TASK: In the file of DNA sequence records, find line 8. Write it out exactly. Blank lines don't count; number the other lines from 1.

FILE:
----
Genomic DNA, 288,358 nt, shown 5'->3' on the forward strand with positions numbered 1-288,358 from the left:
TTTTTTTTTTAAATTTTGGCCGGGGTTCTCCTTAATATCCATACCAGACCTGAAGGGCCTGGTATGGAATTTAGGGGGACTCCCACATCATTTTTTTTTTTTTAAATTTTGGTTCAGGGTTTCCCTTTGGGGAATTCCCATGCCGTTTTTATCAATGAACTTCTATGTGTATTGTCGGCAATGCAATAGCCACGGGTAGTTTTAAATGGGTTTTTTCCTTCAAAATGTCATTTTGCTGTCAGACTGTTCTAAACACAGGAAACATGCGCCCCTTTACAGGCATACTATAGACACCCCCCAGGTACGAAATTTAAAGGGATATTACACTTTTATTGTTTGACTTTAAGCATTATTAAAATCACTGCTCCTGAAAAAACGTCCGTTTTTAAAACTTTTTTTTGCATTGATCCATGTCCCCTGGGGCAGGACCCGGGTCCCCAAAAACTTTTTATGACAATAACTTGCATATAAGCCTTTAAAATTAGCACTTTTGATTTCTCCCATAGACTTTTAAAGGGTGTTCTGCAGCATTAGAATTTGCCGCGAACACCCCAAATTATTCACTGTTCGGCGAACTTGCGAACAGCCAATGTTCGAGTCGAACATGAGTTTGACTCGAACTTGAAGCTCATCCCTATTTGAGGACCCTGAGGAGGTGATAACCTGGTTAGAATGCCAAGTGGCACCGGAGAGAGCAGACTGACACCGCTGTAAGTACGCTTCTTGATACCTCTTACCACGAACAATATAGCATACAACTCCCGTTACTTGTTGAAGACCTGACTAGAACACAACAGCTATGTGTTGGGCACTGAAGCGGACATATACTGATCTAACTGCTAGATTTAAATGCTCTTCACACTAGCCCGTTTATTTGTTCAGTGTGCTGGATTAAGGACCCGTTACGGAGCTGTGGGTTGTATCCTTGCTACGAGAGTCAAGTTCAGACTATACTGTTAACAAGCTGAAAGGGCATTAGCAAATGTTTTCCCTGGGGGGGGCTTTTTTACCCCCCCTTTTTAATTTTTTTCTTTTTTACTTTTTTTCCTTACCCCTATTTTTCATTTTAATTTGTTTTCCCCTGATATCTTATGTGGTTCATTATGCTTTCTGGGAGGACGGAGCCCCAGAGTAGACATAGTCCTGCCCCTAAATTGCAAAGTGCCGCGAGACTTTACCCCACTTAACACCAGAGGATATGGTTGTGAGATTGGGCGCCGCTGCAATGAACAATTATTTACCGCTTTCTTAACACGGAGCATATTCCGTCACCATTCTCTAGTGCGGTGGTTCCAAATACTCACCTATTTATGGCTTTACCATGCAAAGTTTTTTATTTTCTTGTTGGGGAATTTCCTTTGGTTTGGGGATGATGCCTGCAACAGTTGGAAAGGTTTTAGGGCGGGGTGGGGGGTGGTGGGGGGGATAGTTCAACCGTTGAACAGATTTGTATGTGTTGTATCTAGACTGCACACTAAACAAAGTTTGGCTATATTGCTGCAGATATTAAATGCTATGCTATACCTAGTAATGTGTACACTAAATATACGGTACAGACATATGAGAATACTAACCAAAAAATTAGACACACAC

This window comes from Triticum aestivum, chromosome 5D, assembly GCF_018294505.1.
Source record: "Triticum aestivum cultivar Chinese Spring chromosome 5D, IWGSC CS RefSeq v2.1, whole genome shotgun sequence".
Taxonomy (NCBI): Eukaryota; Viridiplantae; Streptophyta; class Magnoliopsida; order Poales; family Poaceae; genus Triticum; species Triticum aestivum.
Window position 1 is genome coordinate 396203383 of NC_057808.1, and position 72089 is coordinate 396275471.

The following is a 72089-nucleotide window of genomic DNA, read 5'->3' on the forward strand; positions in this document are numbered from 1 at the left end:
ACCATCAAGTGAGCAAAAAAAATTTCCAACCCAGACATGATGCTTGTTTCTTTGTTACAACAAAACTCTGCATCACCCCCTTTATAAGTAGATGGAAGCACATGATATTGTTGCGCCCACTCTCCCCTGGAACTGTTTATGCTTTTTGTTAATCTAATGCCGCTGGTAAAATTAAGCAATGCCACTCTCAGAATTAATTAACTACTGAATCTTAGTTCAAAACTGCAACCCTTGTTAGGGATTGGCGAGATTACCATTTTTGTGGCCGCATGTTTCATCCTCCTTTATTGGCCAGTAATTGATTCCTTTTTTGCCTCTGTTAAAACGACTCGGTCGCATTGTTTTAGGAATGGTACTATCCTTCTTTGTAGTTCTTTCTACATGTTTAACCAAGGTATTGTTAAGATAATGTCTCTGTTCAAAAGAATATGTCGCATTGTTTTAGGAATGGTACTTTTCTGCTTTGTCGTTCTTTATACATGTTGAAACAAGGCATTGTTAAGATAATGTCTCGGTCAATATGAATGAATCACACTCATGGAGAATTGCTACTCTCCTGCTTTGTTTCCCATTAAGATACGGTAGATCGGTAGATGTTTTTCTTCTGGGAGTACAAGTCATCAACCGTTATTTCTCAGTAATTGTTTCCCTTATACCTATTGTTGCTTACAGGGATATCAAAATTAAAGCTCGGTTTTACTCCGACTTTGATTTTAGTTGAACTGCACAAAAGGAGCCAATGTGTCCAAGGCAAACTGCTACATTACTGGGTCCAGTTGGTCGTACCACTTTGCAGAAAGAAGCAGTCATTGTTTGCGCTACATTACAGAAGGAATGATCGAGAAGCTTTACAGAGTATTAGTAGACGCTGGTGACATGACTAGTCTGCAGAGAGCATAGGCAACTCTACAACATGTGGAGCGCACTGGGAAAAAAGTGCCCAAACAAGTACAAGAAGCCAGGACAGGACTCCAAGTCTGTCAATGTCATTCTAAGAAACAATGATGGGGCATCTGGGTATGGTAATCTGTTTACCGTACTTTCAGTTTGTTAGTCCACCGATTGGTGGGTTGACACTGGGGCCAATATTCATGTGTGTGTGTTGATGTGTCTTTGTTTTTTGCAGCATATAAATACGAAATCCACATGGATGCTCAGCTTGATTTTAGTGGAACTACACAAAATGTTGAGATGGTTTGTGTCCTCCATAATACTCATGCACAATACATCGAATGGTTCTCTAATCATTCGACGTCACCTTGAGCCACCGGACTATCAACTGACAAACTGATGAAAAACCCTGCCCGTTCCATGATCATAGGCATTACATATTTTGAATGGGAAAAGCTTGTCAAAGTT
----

ACCATCAAGTGAGCAAAAAAAATTTCCAACCCAGACATGATGCTTGTTTCTTTGTTACAACAAAACTCTGCATCACCCCCTTTATAAGTAGATGGAAGCACATGATATTGTTGCGCCCACTCTCCCCTGGAACTGTTTATGCTTTTTGTTAATCTAATGCCGCTGGTAAAATTAAGCAATGCCACTCTCAGAATTAATTAACTACTGAATCTTAGTTCAAAACTGCAACCCTTGTTAGGGATTGGCGAGATTACCATTTTTGTGGCCGCATGTTTCATCCTCCTTTATTGGCCAGTAATTGATTCCTTTTTTGCCTCTGTTAAAACGACTCGGTCGCATTGTTTTAGGAATGGTACTATCCTTCTTTGTAGTTCTTTCTACATGTTTAACCAAGGTATTGTTAAGATAATGTCTCTGTTCAAAAGAATATGTCGCATTGTTTTAGGAATGGTACTTTTCTGCTTTGTCGTTCTTTATACATGTTGAAACAAGGCATTGTTAAGATAATGTCTCGGTCAATATGAATGAATCACACTCATGGAGAATTGCTACTCTCCTGCTTTGTTTCCCATTAAGATACGGTAGATCGGTAGATGTTTTTCTTCTGGGAGTACAAGTCATCAACCGTTATTTCTCAGTAATTGTTTCCCTTATACCTATTGTTGCTTACAGGGATATCAAAATTAAAGCTCGGTTTTACTCCGACTTTGATTTTAGTTGAACTGCACAAAAGGAGCCAATGTGTCCAAGGCAAACTGCTACATTACTGGGTCCAGTTGGTCGTACCACTTTGCAGAAAGAAGCAGTCATTGTTTGCGCTACATTACAGAAGGAATGATCGAGAAGCTTTACAGAGTATTAGTAGACGCTGGTGACATGACTAGTCTGCAGAGAGCATAGGCAACTCTACAACATGTGGAGCGCACTGGGAAAAAAGTGCCCAAACAAGTACAAGAAGCCAGGACAGGACTCCAAGTCTGTCAATGTCATTCTAAGAAACAATGATGGGGCATCTGGGTATGGTAATCTGTTTACCGTACTTTCAGTTTGTTAGTCCACCGATTGGTGGGTTGACACTGGGGCCAATATTCATGTGTGTGTGTTGATGTGTCTTTGTTTTTTGCAGCATATAAATACGAAATCCACATGGATGCTCAGCTTGATTTTAGTGGAACTACACAAAATGTTGAGATGGTTTGTGTCCTCCATAATACTCATGCACAATACATCGAATGGTTCTCTAATCATTCGACGTCACCTTGAGCCACCGGACTATCAACTGACAAACTGATGAAAAACCCTGCCCGTTCCATGATCATAGGCATTACATATTTTGAATGGGAAAAGCTTGTCAAAGTT